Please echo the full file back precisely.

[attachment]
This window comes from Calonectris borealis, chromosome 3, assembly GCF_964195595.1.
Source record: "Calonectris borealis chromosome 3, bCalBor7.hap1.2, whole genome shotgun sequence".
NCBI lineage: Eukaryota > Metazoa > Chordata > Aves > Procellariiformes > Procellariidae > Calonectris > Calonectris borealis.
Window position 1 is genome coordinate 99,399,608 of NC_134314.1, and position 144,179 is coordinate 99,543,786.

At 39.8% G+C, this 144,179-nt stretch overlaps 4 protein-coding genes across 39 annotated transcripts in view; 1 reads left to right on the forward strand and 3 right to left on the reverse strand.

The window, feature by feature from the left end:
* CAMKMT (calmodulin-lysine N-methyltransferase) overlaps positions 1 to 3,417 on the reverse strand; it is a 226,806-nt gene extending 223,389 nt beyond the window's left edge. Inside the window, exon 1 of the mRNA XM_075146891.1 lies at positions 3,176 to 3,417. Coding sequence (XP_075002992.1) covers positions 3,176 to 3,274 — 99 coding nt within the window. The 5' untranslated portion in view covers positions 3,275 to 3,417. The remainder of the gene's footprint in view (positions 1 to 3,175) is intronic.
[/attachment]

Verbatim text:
This window comes from Calonectris borealis, chromosome 3, assembly GCF_964195595.1.
Source record: "Calonectris borealis chromosome 3, bCalBor7.hap1.2, whole genome shotgun sequence".
NCBI lineage: Eukaryota > Metazoa > Chordata > Aves > Procellariiformes > Procellariidae > Calonectris > Calonectris borealis.
Window position 1 is genome coordinate 99,399,608 of NC_134314.1, and position 144,179 is coordinate 99,543,786.

At 39.8% G+C, this 144,179-nt stretch overlaps 4 protein-coding genes across 39 annotated transcripts in view; 1 reads left to right on the forward strand and 3 right to left on the reverse strand.

The window, feature by feature from the left end:
* CAMKMT (calmodulin-lysine N-methyltransferase) overlaps positions 1 to 3,417 on the reverse strand; it is a 226,806-nt gene extending 223,389 nt beyond the window's left edge. Inside the window, exon 1 of the mRNA XM_075146891.1 lies at positions 3,176 to 3,417. Coding sequence (XP_075002992.1) covers positions 3,176 to 3,274 — 99 coding nt within the window. The 5' untranslated portion in view covers positions 3,275 to 3,417. The remainder of the gene's footprint in view (positions 1 to 3,175) is intronic.